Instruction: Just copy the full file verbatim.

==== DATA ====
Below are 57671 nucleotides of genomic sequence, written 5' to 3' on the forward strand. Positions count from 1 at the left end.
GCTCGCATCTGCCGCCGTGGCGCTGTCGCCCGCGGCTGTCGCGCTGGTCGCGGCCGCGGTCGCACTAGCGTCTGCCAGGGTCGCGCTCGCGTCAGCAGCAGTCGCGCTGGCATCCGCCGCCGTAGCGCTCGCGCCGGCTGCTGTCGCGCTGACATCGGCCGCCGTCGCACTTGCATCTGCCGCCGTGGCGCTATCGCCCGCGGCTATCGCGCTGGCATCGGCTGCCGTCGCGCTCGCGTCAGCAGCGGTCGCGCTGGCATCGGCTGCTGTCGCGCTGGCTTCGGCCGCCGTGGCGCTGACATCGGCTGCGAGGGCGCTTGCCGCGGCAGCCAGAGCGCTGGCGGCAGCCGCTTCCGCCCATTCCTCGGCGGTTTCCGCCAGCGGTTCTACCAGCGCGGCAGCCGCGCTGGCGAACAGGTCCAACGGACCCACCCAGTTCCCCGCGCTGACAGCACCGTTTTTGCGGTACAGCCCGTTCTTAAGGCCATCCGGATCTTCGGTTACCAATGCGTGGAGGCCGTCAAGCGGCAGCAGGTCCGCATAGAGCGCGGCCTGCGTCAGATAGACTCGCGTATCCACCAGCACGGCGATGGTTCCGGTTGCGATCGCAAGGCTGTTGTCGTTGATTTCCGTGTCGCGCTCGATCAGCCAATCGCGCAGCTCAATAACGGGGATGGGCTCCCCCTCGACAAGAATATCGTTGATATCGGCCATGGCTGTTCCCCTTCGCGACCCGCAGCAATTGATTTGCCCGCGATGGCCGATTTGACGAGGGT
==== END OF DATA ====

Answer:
Below are 57671 nucleotides of genomic sequence, written 5' to 3' on the forward strand. Positions count from 1 at the left end.
GCTCGCATCTGCCGCCGTGGCGCTGTCGCCCGCGGCTGTCGCGCTGGTCGCGGCCGCGGTCGCACTAGCGTCTGCCAGGGTCGCGCTCGCGTCAGCAGCAGTCGCGCTGGCATCCGCCGCCGTAGCGCTCGCGCCGGCTGCTGTCGCGCTGACATCGGCCGCCGTCGCACTTGCATCTGCCGCCGTGGCGCTATCGCCCGCGGCTATCGCGCTGGCATCGGCTGCCGTCGCGCTCGCGTCAGCAGCGGTCGCGCTGGCATCGGCTGCTGTCGCGCTGGCTTCGGCCGCCGTGGCGCTGACATCGGCTGCGAGGGCGCTTGCCGCGGCAGCCAGAGCGCTGGCGGCAGCCGCTTCCGCCCATTCCTCGGCGGTTTCCGCCAGCGGTTCTACCAGCGCGGCAGCCGCGCTGGCGAACAGGTCCAACGGACCCACCCAGTTCCCCGCGCTGACAGCACCGTTTTTGCGGTACAGCCCGTTCTTAAGGCCATCCGGATCTTCGGTTACCAATGCGTGGAGGCCGTCAAGCGGCAGCAGGTCCGCATAGAGCGCGGCCTGCGTCAGATAGACTCGCGTATCCACCAGCACGGCGATGGTTCCGGTTGCGATCGCAAGGCTGTTGTCGTTGATTTCCGTGTCGCGCTCGATCAGCCAATCGCGCAGCTCAATAACGGGGATGGGCTCCCCCTCGACAAGAATATCGTTGATATCGGCCATGGCTGTTCCCCTTCGCGACCCGCAGCAATTGATTTGCCCGCGATGGCCGATTTGACGAGGGT